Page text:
International Equity Funds Bounced in Second Quarter
The comeback was uneven, however.
Following a catastrophic start to the year, international equities rebounded sharply in the second quarter. The bellwether MSCI ACWI ex USA benchmark rose 16.1%, bringing its year-to-date return to a slightly more palatable negative 11.0%. Emerging markets, which suffered a greater decline during the first quarter, regained 18.1% versus a 15.3% increase for international developed markets. Regional performance followed a similar pattern as Latin American, Australian, and European markets rebounded more strongly following larger losses than Asian equities in March.
Value stocks didn’t see the same rebound, though. After falling 28.6% in the first quarter, the MSCI ACWI ex USA Value Index clawed back 12.8% in the second quarter, but its growth counterpart gained 19.1% after a loss of just 18.3%. Typically, one would expect the weaker-performing segment to make up more lost ground after a change in sentiment, but the coronavirus pandemic’s market impact had the opposite effect. Demand for growth-oriented technology, e-commerce, and healthcare stocks increased as investors piled into companies largely insulated from the effects of mandatory lockdowns. Winners included the likes of Canadian e-commerce platform company Shopify (SHOP), which more than doubled during the quarter.
The extreme disparities in performance are reflected in current valuations. Using Morningstar’s equity data, international growth stocks are twice as expensive as value stocks on a price/earnings basis, the widest spread since comparable data is available beginning in 2007. The discounts in value equities are apparent in the yields they offer, too. Value stocks carry a whopping 4.7% weighted-average dividend yield, with more than a few offering double-digit yields. While eye-popping, these metrics aren’t so surprising considering value equity’s struggles on an absolute and relative basis. Over the past five years, the MSCI ACWI ex USA Value Index has fallen 1.2% on a total return basis, while growth has gained 5.6%. Similar to the story in U.S. equities, investors hoping for a reversion to value are still searching for signs.
Funds Posting Big Gains
Growth-oriented funds continued to shine. Among the best performers was Vanguard International Growth (VWIGX), whose 33.0% second-quarter return ranked in its foreign large-growth Morningstar Category’s top decile. The strategy’s bent toward e-commerce companies such as Argentina’s online marketplace MercadoLibre (MELI) and U.K. online grocer Ocado Group PLC (OCDGF) was a key contributor. The two stocks’ stellar 2019 performances continued into 2020, gaining 72.4% and 58.6% on the year, respectively, despite the broader market turmoil.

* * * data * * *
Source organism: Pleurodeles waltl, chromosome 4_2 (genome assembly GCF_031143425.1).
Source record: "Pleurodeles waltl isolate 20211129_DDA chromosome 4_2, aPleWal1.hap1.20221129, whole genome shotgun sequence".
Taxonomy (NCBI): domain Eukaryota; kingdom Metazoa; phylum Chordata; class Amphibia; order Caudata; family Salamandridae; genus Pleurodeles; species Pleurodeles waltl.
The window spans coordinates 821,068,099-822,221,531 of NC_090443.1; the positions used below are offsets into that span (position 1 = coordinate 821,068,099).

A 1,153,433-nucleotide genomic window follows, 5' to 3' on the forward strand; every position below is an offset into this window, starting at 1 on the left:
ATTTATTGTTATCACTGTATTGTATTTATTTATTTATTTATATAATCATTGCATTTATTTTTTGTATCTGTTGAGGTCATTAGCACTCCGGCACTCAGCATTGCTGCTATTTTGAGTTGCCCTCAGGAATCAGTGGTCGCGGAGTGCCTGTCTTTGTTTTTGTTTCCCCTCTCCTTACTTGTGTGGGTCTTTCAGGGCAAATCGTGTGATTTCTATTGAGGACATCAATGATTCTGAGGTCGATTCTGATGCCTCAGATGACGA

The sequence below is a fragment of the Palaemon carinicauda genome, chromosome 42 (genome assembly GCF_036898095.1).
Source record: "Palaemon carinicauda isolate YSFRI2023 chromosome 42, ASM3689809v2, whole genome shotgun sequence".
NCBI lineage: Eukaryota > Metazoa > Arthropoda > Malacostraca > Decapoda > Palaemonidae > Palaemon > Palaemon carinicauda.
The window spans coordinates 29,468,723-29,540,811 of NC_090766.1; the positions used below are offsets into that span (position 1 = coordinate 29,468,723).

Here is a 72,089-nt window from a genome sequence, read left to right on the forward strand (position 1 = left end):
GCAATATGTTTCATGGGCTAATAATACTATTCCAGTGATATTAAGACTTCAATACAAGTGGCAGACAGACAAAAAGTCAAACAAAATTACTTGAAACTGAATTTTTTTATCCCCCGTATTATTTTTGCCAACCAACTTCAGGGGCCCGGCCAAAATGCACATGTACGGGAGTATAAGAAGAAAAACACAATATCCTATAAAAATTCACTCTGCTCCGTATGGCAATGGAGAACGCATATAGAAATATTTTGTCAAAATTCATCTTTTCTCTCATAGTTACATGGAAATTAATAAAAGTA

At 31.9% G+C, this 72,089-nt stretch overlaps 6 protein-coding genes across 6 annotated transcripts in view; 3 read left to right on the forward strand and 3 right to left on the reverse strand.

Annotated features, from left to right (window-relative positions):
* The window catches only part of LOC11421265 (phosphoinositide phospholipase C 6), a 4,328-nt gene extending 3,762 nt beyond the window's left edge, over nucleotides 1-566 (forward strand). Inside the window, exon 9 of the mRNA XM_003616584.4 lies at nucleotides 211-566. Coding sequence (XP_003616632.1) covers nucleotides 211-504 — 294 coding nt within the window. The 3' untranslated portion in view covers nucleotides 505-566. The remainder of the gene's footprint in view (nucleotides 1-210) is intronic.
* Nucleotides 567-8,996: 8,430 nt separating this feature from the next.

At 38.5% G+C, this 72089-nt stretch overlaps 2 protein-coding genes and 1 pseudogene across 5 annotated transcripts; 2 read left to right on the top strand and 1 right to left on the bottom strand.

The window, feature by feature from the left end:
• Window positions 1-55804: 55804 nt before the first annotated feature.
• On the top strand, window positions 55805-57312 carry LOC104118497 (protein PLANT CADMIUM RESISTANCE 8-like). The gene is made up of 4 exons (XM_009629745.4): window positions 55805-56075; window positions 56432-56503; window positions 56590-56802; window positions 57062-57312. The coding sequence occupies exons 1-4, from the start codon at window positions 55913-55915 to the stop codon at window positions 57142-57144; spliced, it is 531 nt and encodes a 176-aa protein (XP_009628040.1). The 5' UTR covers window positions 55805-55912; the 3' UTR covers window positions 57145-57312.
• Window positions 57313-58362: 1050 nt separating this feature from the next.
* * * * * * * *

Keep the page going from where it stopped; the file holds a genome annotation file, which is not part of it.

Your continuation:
Following a tumultuous March, Oakmark International (OAKIX) rebounded in a big way, gaining 24.4% in the second quarter, good for a place within the top 5% of foreign large-blend peers. The fund’s more cyclical holdings in banks and industrials led the charge. Stocks like BNP Paribas (BNPQF) and British industrial firm Ashtead Group (ASHTF) saw meaningful recoveries in their prices following precipitous declines in March. Another key contributor was South Korean technology company NAVER (NHNCF), which gained over 50% during the quarter. Despite the bounceback, the fund’s negative 23.0% year-to-date return still ranks among its category’s worst.
Funds That Underwhelmed During the Rally
Like many of its peers, Lazard Emerging Markets Equity (LZOEX) struggled during the drawdown, but it didn’t keep up during the recovery. Its 12.4% second-quarter return ranked in the diversified emerging-markets category’s bottom decile. Stock picks within energy, technology, and communication services were the key culprits. For example, Chinese telecom provider China Mobile (CHL) declined 7.9%, versus a 23.5% increase among communication services stocks within the MSCI Emerging Markets benchmark.
IVA International (IVIOX) posted a weak performance in the second quarter, rising just 9.9% relative to a 15.5% gain for its average foreign large-blend peer. The fund’s variable cash stake often serves as a buffer in down markets, while acting as a drag in up markets. This year was a bit of an oddity, though. The fund’s cash stake didn’t prevent it from falling in line with its benchmark during the calamitous first quarter as its consumer and financials holdings lagged. The fund’s picks fared better in the second quarter, but the cash allocation then had its usual effect of damping returns.
Adam Sabban does not own (actual or beneficial) shares in any of the securities mentioned above. Find out about Morningstar’s editorial policies.